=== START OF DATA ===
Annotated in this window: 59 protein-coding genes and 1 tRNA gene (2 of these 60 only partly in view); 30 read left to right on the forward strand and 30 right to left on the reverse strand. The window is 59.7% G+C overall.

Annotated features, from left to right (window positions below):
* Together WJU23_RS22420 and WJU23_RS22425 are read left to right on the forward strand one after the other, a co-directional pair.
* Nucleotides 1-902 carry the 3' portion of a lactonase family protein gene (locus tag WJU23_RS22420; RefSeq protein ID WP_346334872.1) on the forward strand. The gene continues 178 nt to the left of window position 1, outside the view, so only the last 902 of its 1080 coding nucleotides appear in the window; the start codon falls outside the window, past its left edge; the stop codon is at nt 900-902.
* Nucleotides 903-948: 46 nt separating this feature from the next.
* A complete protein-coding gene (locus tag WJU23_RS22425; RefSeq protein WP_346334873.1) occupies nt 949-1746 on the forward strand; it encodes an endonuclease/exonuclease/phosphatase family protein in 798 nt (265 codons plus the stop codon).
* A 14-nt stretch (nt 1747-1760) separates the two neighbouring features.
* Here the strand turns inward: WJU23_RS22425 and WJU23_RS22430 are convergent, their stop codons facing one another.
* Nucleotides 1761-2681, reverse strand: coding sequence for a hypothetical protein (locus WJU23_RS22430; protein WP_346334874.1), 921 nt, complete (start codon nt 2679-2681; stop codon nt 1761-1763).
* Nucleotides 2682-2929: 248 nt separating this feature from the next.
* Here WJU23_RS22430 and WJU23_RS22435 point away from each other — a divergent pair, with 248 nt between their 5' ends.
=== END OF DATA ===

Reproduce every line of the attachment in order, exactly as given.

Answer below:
Annotated in this window: 59 protein-coding genes and 1 tRNA gene (2 of these 60 only partly in view); 30 read left to right on the forward strand and 30 right to left on the reverse strand. The window is 59.7% G+C overall.

Annotated features, from left to right (window positions below):
* Together WJU23_RS22420 and WJU23_RS22425 are read left to right on the forward strand one after the other, a co-directional pair.
* Nucleotides 1-902 carry the 3' portion of a lactonase family protein gene (locus tag WJU23_RS22420; RefSeq protein ID WP_346334872.1) on the forward strand. The gene continues 178 nt to the left of window position 1, outside the view, so only the last 902 of its 1080 coding nucleotides appear in the window; the start codon falls outside the window, past its left edge; the stop codon is at nt 900-902.
* Nucleotides 903-948: 46 nt separating this feature from the next.
* A complete protein-coding gene (locus tag WJU23_RS22425; RefSeq protein WP_346334873.1) occupies nt 949-1746 on the forward strand; it encodes an endonuclease/exonuclease/phosphatase family protein in 798 nt (265 codons plus the stop codon).
* A 14-nt stretch (nt 1747-1760) separates the two neighbouring features.
* Here the strand turns inward: WJU23_RS22425 and WJU23_RS22430 are convergent, their stop codons facing one another.
* Nucleotides 1761-2681, reverse strand: coding sequence for a hypothetical protein (locus WJU23_RS22430; protein WP_346334874.1), 921 nt, complete (start codon nt 2679-2681; stop codon nt 1761-1763).
* Nucleotides 2682-2929: 248 nt separating this feature from the next.
* Here WJU23_RS22430 and WJU23_RS22435 point away from each other — a divergent pair, with 248 nt between their 5' ends.